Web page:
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Slippery clay intensified Japan 2011 tsunami-quake

A thin layer of very fine clay with a consistency similar to some cosmetics made Japan’s tsunami-causing earthquake of 2011 much more dramatic because it acted as a lubricant, scientists say.

The narrow strip of slippery, wet clay that sits between two tectonic plates off the country’s northeast coast allowed them to shift past each other at tremendous speed and to travel much further than in most regular quakes, researchers said.

The finding sheds more light on a catastrophe that claimed more than 18,000 lives when a 9.0 magnitude undersea quake unleashed a towering tsunami that slammed into the coast, destroying whole communities and causing nuclear meltdowns at Fukushima.

Researchers say the stratum, made mostly of material as fine and moist as cosmetic foundation, is very thin, about one to five meters, compared with the 40 or so meters found at other major seismically active plate borders.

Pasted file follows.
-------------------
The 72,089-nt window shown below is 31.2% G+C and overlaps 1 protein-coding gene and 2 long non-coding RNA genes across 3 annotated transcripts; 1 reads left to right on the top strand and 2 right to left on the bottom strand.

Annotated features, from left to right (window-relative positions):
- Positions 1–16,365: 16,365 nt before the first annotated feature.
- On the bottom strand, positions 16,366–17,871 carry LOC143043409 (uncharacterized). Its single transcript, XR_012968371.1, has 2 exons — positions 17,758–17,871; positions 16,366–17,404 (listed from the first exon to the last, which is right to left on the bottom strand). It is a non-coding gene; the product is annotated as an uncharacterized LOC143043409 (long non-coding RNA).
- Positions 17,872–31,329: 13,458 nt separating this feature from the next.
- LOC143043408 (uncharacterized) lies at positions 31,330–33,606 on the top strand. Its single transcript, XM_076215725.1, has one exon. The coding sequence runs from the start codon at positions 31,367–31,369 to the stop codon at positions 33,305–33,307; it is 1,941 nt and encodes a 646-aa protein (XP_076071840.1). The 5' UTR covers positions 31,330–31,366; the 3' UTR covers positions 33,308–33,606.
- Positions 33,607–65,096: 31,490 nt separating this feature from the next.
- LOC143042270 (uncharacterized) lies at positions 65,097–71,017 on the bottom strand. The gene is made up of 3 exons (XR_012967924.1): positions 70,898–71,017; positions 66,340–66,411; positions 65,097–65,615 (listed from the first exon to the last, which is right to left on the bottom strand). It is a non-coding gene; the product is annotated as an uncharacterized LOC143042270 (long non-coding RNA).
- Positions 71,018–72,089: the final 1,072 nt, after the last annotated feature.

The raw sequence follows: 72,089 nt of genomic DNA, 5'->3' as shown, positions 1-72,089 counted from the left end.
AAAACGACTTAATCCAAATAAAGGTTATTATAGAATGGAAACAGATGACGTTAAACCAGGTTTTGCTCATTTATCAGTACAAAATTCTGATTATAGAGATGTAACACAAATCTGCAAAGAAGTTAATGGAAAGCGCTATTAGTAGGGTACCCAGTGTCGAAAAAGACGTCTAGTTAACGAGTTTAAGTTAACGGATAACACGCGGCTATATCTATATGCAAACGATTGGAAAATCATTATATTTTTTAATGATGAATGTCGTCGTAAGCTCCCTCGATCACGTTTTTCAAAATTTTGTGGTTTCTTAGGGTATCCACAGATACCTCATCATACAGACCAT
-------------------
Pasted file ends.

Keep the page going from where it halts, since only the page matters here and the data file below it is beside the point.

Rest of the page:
“The layer is 90 percent made of low friction clay, called smectite ― material similar to foundation, which tends to become runny and slippery,” said Kotaro Ujiie, an associate professor at Tsukuba University.

Ujiie is part of the Japan Trench Fast Drilling Project, which was launched in the immediate aftermath of the 2011 quake, using a deep-sea drilling vessel that allows scientists to bore far under the sea bed. (AFP)